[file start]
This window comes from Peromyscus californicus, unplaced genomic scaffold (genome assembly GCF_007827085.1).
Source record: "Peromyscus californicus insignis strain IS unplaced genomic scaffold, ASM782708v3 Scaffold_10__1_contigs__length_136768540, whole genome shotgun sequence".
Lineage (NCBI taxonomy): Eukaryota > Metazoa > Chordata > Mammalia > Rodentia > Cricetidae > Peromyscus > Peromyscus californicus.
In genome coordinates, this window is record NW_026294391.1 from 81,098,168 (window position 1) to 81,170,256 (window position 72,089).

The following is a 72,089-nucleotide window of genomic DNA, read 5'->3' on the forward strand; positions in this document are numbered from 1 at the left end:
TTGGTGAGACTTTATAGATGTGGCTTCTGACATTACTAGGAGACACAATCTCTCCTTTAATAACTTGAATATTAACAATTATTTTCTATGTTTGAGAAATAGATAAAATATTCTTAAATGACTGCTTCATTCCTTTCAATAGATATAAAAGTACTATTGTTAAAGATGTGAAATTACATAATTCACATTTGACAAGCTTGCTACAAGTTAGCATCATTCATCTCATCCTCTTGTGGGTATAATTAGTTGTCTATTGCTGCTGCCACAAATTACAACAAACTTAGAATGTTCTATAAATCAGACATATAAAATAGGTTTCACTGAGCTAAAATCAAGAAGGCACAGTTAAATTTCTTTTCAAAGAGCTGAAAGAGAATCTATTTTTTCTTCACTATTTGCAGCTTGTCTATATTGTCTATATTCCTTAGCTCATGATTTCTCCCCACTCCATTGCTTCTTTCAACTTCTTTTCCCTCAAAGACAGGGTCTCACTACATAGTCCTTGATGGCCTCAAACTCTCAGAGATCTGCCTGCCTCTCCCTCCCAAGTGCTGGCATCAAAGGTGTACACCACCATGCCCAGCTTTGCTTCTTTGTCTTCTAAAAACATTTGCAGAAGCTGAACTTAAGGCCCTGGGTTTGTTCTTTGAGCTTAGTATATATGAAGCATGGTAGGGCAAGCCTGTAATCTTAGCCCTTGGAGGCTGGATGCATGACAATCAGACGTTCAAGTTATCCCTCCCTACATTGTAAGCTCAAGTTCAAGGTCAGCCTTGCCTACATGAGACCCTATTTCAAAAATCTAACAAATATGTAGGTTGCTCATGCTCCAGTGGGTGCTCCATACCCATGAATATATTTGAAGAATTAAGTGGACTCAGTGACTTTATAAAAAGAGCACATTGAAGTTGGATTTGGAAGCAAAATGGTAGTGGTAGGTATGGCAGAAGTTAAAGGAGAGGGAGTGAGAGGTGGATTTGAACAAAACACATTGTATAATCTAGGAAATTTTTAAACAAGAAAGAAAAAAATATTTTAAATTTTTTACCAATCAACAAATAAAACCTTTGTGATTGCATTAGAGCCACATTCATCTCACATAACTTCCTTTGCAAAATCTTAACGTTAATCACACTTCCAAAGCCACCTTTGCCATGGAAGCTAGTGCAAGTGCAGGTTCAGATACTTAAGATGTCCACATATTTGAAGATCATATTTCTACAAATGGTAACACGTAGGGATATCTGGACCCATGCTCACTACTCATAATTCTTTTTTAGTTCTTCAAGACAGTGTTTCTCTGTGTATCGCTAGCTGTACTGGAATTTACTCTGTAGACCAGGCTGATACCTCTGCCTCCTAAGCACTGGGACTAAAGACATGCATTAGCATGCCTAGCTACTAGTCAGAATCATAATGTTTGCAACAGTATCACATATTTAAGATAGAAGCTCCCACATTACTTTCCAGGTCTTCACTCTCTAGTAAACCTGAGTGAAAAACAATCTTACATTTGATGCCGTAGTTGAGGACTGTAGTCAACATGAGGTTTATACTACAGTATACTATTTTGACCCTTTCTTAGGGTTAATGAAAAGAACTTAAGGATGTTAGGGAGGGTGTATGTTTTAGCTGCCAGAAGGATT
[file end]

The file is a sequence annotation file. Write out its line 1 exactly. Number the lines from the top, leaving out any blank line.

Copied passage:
This window comes from Peromyscus californicus, unplaced genomic scaffold (genome assembly GCF_007827085.1).